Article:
Pentagons with Rational Trigonometry

The other day I wanted to work out the properties of a pentagon, for reasons which I might go into in a future post. In particular I wanted to know the horizontal and vertical dimensions of a pentagon with unit length “spokes”.

A started scratching out diagrams and end up with a mess of lines and stupid values like sin\left(\frac{\pi}{5}\right). It all quickly because a mess and gave me no precise numbers. Everything was in terms of trig functions and pi. Don’t get me wrong, pi’s a great number to work with if you’ve got circles, but I’m just dealing with straight lines here, I shouldn’t need transcendental numbers!

So, I reverted back to good old rational trigonometry. Rational trigonometry uses the concept of spread to measure the angle between lines, and quadrance to measure the extent between points. If the angle between two lines is \theta then the spread, s, is equal to \sin^2\theta. The quadrance between two points is just the distance squared. It turns out that using these measures makes calculations much simpler than in traditional trigonometry.

The diagram below shows a regular pentagon with unit length (and thus unit quadrance) spokes. We shall use rational trigonometry to compute exact values for all the labels shown.

The first (and most complex) step is to compute s_1 and s_2. We note that s_1 is one fifth of a full revolution and s_2 is one fifth of a half revolution. Both a half and a full revolution represent a spread of zero. Therefore s_1 and s_2 are both solutions of the 5th order spread polynomial,

S_5(s) = s(16s^2 - 20s + 5)^2 = 0.

We use the quadratic equation to find the two non-zero solutions to this equation and find

 s_1 = \frac{5 + \sqrt{5}}{8}\\  s_2 = \frac{5 - \sqrt{5}}{8}.

A corollary of the triple spread law when applied to right angled triangles gives

s_3 = 1 - s_2 = \frac{3 + \sqrt{5}}{8}.

By the spread law we can now directly find

 Q_2 = s_2 = \frac{5 - \sqrt{5}}{8}\\  Q_3 = s_3 = \frac{3 + \sqrt{5}}{8}\\  Q_4 = s_1 = \frac{5 + \sqrt{5}}{8}\\  Q_5 = 1 - s_1 = \frac{3 - \sqrt{5}}{8}.

Applying the triple quad formula to a bisected line we get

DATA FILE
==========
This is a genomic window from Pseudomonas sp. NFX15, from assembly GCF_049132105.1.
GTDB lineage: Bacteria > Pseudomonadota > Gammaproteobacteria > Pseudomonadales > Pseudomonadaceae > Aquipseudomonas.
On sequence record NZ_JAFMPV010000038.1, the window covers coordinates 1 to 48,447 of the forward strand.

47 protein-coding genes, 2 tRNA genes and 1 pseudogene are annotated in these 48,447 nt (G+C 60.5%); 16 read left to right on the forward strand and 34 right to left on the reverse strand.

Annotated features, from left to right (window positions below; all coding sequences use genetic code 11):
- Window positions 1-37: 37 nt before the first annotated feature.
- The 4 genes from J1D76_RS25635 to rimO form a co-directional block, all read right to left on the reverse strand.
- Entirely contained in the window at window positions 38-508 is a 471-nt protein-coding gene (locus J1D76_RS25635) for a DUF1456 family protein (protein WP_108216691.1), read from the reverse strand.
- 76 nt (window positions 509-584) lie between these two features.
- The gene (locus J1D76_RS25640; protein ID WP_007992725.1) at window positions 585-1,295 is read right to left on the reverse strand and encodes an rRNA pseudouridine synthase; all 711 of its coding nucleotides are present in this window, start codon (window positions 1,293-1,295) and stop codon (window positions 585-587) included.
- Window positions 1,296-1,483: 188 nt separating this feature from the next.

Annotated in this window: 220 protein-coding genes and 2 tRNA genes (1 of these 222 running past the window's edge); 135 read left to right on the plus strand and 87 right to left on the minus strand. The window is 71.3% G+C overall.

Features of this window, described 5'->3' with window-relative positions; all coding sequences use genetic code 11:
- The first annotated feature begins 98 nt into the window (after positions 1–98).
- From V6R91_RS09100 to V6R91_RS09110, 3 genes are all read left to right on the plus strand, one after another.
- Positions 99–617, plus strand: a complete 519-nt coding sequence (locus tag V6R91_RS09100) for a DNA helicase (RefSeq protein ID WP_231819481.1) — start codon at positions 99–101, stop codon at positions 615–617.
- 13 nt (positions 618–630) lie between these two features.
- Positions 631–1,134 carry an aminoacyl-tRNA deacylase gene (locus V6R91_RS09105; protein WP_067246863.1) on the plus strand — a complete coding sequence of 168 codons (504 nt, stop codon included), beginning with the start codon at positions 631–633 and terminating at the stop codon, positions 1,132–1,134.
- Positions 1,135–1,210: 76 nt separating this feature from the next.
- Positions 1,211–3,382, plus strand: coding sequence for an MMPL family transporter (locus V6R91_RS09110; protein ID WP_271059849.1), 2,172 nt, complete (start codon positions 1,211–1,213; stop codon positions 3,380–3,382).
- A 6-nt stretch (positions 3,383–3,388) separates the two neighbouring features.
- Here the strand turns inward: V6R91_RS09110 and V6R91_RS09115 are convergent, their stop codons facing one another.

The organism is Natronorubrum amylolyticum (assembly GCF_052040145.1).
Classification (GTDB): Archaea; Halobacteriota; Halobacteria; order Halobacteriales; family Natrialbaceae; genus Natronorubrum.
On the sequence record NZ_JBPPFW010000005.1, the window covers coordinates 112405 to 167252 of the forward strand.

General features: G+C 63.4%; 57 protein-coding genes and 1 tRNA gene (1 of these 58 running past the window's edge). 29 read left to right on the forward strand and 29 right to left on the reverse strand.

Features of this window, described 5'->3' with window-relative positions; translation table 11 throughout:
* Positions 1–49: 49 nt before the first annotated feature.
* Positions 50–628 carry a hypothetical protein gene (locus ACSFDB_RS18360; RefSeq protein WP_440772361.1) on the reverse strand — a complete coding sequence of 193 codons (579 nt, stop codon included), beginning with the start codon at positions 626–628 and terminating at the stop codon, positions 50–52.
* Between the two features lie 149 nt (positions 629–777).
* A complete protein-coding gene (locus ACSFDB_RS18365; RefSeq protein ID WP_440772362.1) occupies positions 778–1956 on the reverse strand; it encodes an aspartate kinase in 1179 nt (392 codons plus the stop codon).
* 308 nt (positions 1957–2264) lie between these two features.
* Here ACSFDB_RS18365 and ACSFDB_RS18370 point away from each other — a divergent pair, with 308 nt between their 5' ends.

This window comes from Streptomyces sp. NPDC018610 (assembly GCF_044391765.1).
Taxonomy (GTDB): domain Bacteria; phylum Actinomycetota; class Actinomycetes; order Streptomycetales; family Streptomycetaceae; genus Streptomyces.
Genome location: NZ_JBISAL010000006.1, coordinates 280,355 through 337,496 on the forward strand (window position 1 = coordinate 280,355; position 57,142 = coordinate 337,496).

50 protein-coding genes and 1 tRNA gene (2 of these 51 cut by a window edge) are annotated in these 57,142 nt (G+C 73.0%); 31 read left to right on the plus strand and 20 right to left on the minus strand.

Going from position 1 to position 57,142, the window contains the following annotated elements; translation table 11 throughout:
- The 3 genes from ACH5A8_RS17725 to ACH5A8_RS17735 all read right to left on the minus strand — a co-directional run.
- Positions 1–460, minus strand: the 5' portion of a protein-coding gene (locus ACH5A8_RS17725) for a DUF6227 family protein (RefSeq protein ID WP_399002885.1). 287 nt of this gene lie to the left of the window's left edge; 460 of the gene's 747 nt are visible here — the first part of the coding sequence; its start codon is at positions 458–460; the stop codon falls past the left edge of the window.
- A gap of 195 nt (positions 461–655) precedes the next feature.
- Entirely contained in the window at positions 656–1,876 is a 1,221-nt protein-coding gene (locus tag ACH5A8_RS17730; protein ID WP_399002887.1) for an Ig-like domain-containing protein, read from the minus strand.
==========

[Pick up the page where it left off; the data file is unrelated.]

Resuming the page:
Q_1 = 4Q_2 = \frac{5 - \sqrt{5}}{2}.

Pythagoras’ theorem now gives us

Q_6 = Q_1 - Q_4 = \frac{15 - 5\sqrt{5}}{8} = 5Q_5.

Once again applying the spread law we get

 Q_7 = \frac{s_3}{s_1} = \frac{5 + \sqrt{5}}{10} = \frac{4}{5}Q_4\\  Q_8 = \frac{1 - s_1}{s_1} = \frac{5 - 2\sqrt{5}}{5}.

So, there we have it, all the interesting dimensions of a pentagon without once having to resort to transcendental numbers or functions.

If you want to know more about rational geometry I strongly suggest watching this series of short lectures by Norman Wildberger.

Sorting a deck of cards the fast way

I have a deck of cards on my desk at work, which I play with to keep my hands busy while thinking about tricky problems. I sometimes find myself trying to implement different sorting algorithms to put the deck in order and to no great surprise, they all tend to suck.

The algorithmically fast sorts, like quick-sort or merge-sort, require repeated splitting of the deck until you essentially have all 52 cards laid out in front of you, which isn’t very practical. The algorithmically slow ones, like insertion, selection and bubble sort, let you keep all the cards in your hands, but are held back by their fundamental complexity.

In practice to sort a deck of cards I’ll usually do a bucket + human sort: deal the cards out into four buckets, one for each suit, and then pick up the 13 cards for each suit and sort  them in hand, using no fixed algorithm. This tends to be fast in practice, but lacks a certain elegance. It doesn’t scale from a deck of cards to an arbitrary set of numbers to be sorted on a computer.

An ideal sorting algorithm would be a) easy to implement with a physical deck of cards and b) algorithmically fast (i.e. O(n*log(n))) when thought of abstractly.

After endless noodling around I stumbled on the following algorithm which neatly fits both criteria. I was pleasantly surprised when I did, because usually when I think I’ve found a new sorting algorithm I think a bit harder and it turns out I’ve just reinvented quick-sort! So, here’s my shiny new* algorithm.

Phase 1: Dealing

  1. Deal the first card from the deck face up on the table. This is the first pile.
  2. Take the next card from the deck. If it is smaller than the card in the first pile, place it on top of the first pile. If it’s larger than the card in the first pile, create a second pile to the right of the first pile.